The Role of Novel Citizenship Norms in Signing and Sharing Online Petitions

Michael Vaughan, Ariadne Vromen, Pablo Porten-Chee, Darren Halpin

    Research output: Contribution to journalArticle


    Ideas about what makes a 'good citizen' continue to evolve alongside the digitalisation of political participation. We examine these interrelated trends through an in-depth analysis of the normative basis for contemporary online petitioning. This article uses original survey data in Australia and Germany to confirm the emergence of distinctive 'contribution' citizenship norms which emphasise the importance of sharing content through networked communications infrastructures. We then examine the relationship between these novel citizenship norms and online petitioning, differentiating online petitioning along two dimensions of mode (signing versus sharing) and frequency. First, we find ‘contribution’ norms are more associated with sharing online petitions than signing them. Second, ‘contribution’ norms are more associated with high-frequency sharing and signing, as opposed to more casual instances of participation. In combination, these findings show that contribution norms are distinctively associated with more intensive forms of online petitioning (e.g. frequent sharing), while more casual forms (such as casual signing) are supported by a more diverse range of normative orientations. We conclude that the way citizens engage with online petitions reflects, in part, their normative orientation to contributing information towards networked communication infrastructures.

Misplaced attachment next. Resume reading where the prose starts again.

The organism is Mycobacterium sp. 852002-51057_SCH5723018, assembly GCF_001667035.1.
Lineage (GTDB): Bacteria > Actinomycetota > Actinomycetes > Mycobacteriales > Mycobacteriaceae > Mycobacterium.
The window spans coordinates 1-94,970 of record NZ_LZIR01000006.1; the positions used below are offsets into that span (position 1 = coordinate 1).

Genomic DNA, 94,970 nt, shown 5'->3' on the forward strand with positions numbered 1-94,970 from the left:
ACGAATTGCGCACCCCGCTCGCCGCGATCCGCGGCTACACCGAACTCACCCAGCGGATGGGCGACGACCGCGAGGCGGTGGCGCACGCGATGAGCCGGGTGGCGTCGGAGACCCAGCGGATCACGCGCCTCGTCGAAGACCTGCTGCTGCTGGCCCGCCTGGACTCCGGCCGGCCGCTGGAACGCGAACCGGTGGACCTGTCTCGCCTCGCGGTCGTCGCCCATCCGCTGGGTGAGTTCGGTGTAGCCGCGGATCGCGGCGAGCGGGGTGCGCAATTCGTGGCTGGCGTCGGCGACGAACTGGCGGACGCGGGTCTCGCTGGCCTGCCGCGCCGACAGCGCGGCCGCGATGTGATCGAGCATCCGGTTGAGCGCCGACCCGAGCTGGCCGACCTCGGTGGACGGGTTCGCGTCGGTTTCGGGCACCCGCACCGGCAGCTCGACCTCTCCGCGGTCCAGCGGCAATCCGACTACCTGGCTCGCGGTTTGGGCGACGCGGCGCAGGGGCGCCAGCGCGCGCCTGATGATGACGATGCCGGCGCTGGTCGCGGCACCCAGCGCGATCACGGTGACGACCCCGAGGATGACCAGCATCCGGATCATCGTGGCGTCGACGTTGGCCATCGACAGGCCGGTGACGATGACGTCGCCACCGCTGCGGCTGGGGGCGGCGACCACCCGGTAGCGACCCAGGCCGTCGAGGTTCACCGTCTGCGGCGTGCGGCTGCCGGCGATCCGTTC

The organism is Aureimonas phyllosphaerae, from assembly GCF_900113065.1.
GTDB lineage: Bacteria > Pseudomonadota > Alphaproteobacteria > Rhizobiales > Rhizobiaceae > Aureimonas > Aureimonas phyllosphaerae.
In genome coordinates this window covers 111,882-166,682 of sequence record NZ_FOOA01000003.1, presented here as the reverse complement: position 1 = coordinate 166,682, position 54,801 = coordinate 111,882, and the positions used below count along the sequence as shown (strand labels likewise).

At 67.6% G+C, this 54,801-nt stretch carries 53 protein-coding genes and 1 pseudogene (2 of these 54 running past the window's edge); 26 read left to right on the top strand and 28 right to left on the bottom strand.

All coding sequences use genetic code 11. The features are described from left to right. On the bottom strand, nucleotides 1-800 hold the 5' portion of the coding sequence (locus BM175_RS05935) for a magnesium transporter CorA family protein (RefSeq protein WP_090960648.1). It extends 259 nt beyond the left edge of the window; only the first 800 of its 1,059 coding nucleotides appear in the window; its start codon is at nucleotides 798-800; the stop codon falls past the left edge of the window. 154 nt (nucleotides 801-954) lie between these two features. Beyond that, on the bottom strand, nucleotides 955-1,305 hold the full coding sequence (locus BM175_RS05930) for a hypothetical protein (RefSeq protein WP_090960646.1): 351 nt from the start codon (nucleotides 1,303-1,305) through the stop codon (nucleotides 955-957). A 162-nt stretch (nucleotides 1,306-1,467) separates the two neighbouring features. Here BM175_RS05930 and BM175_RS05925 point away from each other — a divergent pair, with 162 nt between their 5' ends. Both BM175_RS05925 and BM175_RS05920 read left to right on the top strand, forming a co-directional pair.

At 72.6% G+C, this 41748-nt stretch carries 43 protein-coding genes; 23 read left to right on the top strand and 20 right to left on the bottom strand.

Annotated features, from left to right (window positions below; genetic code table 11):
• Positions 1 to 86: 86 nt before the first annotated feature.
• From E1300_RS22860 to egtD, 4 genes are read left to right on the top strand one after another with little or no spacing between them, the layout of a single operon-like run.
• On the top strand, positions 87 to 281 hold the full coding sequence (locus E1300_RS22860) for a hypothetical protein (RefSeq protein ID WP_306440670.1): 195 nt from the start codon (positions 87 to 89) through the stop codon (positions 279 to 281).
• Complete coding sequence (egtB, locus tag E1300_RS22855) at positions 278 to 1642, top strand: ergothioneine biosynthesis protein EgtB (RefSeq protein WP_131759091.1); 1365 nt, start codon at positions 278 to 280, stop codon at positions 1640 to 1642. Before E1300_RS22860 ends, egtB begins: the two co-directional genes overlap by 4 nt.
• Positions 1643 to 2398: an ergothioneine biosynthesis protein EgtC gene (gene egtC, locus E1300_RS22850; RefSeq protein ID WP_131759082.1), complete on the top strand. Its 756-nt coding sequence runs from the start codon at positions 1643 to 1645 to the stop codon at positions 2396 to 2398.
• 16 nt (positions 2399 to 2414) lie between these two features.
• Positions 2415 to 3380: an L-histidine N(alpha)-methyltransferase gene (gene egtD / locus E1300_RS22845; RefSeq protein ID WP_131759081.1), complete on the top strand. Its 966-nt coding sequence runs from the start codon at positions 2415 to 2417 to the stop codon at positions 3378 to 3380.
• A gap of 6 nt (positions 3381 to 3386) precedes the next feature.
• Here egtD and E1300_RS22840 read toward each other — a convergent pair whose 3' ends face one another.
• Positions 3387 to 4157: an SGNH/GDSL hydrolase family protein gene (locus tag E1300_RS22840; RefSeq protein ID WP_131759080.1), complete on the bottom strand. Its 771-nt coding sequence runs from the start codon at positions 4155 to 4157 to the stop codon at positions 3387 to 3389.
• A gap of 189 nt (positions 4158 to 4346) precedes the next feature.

Original languageEnglish
    Pages (from-to)1-22
    JournalPolitical Studies
    Issue number1
    Publication statusPublished - 2022

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